Random House Dell contracted Morla Design to create the cover design for a semi-autobiographical novel by Moon Zappa “concentrating on one woman’s passionate and overwhelming identity crisis” (shown below, left). Morla explains that the “disparate lettering, a tumbling heart and cropped off images reflect the scattered nature of the heroine’s mind and soul” (MorlaDesign). Knowing book’s subject, it is easier to interpret the design. The typography treatment on the book cover is unique, with its different point sizes, uneven kerning, and randomized red letters. The upside-down crown illustration and cropped images of the flower and heart creates an uncomfortable, confusing ambience for the disjointed type.
The negative space around the letters helps the eye read the words correctly even with the big gaps. Meanwhile, the eye follows a zig-zag motion as it enters the design at the top right where the crown is set, down to read the title, over to the cropped flower, and then ends at the bottom right where it views the rest of the elements. This piece shows how diverse Morla can be when designing, as it is a lot more mellow then the previous examples.

(Left) Moon Zappa Book Cover, 1999. Designers: Jennifer Morla, Hizam Haron. (Right) Morla Typographic Poster Alpha-Numeric Series New York Times Magazine Cover, 1998. Designers: Jennifer Morla, John Underwood

(Left) Moon Zappa Book Cover, 1999. Designers: Jennifer Morla, Hizam Haron. (Right) Morla Typographic Poster Alpha-Numeric Series New York Times Magazine Cover, 1998. Designers: Jennifer Morla, John Underwood

 

Morla Typographic Poster Alpha-Numeric Series

New York Times Magazine Cover, 1998

Designers: Jennifer Morla, John Underwood

Jennifer Morla was commissioned by Williams-Sonoma, Inc. to design a typographic poster series for their sister company Mark and Graham. This alpha-numeric set incorporates a variety of letterforms and glyphs, making the design of each poster unique (MorlaDesign). Morla used a variety of decorative fonts to collect different looks for each letter (shown above in the lower right). She also chose 2-3 glyphs for each poster and fit them in between the letters like a puzzle. In each separate poster, Morla integrated a splash of a single color. I love the way that even with the many different typefaces, there is a sense of unity because it is just the variation of one recognizable letter. It is also put together in a clean manner, serving the x and y axis rather then throwing diagonals in for a more dynamic appeal. There is no doubt that Morla has a great sense of typography.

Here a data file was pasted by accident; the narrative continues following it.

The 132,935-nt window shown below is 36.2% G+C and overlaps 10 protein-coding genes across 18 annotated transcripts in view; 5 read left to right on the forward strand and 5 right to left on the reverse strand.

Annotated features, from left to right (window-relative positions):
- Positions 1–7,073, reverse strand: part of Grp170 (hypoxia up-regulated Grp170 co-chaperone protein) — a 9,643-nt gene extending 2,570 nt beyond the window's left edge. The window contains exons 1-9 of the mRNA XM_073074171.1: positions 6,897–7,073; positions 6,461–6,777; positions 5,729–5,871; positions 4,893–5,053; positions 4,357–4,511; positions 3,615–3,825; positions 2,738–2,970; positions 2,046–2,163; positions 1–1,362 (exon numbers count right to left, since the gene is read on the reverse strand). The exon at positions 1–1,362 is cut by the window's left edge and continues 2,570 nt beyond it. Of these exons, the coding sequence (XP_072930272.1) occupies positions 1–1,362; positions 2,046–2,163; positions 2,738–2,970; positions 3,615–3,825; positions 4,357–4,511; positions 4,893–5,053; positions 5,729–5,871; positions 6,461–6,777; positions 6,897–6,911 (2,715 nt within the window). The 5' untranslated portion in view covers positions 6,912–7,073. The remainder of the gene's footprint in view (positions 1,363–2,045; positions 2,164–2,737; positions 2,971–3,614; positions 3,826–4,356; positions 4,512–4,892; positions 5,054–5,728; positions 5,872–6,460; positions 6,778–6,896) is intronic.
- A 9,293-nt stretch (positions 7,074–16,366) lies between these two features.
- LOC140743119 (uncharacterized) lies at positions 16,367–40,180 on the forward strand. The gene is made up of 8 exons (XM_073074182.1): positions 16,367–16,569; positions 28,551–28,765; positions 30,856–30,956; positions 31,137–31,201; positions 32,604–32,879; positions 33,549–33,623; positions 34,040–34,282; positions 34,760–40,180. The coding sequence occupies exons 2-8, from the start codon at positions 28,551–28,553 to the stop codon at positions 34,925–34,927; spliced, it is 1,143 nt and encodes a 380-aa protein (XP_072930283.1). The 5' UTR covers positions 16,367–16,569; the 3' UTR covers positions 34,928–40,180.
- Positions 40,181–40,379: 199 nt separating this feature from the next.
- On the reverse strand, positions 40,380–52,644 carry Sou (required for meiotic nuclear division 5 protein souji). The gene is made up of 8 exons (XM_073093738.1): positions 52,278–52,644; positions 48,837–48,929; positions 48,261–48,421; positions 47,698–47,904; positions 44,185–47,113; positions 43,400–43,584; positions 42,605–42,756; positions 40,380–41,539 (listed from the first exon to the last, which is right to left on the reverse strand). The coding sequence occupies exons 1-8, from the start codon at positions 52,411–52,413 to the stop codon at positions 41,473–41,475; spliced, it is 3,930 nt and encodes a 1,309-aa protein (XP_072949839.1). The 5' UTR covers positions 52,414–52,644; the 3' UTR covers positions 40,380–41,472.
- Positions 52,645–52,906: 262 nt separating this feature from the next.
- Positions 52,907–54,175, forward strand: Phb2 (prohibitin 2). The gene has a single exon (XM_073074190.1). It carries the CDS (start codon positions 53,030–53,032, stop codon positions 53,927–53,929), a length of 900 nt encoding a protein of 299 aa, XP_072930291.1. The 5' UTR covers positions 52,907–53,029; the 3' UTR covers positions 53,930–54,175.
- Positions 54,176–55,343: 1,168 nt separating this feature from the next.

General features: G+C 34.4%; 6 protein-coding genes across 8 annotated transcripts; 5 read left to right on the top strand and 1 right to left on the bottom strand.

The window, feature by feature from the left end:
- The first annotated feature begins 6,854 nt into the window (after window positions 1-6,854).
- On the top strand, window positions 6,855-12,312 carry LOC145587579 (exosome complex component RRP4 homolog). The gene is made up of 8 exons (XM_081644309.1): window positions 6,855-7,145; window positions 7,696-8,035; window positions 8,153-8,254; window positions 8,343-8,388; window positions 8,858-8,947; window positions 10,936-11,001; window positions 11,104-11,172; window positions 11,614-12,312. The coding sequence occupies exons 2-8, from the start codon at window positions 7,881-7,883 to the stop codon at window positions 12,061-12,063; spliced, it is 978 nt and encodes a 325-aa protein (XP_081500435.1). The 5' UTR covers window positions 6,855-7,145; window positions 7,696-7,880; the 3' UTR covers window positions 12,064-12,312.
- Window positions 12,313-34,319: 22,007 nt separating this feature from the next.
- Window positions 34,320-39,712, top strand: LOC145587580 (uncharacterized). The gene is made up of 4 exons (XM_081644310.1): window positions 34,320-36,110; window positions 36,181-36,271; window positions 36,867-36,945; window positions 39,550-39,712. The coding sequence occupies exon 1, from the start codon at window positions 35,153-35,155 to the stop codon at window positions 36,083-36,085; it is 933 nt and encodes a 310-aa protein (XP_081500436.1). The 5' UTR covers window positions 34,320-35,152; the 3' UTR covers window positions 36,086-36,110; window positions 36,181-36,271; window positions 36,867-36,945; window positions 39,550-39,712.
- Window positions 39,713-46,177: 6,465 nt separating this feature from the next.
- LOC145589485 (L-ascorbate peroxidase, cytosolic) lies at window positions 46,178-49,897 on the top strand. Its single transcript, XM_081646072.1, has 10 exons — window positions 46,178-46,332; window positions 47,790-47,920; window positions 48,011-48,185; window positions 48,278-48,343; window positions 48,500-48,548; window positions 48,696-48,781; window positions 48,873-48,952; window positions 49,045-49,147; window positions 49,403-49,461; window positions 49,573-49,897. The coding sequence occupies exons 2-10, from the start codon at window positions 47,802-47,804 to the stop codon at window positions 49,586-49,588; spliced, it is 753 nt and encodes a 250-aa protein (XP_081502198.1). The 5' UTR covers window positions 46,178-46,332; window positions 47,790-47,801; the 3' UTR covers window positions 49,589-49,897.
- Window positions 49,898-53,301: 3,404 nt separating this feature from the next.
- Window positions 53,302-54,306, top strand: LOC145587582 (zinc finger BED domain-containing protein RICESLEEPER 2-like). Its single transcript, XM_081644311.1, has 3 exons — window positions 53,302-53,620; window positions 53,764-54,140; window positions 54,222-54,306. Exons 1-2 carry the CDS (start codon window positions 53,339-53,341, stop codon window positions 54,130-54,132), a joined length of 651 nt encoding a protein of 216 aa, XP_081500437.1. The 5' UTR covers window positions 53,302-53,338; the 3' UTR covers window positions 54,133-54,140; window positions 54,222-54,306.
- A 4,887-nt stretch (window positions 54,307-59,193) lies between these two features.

In her New York Times Magazine cover from 1998, she uses the word biggest word on the page, “familiar,” as a guideline for her other words. The words, “the shock of the” fit in the pocket to the right of the letter F terminal. The body paragraph is flush left, aligning to the letter L above it. She adds a modern touch by placing the masthead on the bottom of the page, upside down, playing the idea of the title, “the shock of the familiar.” She assumes that the audience will recognize the magazine even if the masthead is flipped upside down. This element of surprise is strong design technique, which amuses the audience.

Conclusion

Jennifer Morla has become a major influence to me. I have come to realize that she is not scared of taking risks, which is important as a successful designer. Her AIGA biography states, “When it comes to the challenges and complexities of design, Jennifer Morla is a champion of its ability to refocus the way we see the familiar” (AIGA). She has a beautiful sense of color and makes me want to push my usual pallet outside my comfort zone. Her unique layouts and use of elements really engage viewers. Morla’s work is distinctive, although her artistic style is really hard to “pin down.” At her current age of 59, she has pursued and accomplished so much and motivates me to expand in different art mediums. Jennifer Morla really captures the essence of graphic design in every way.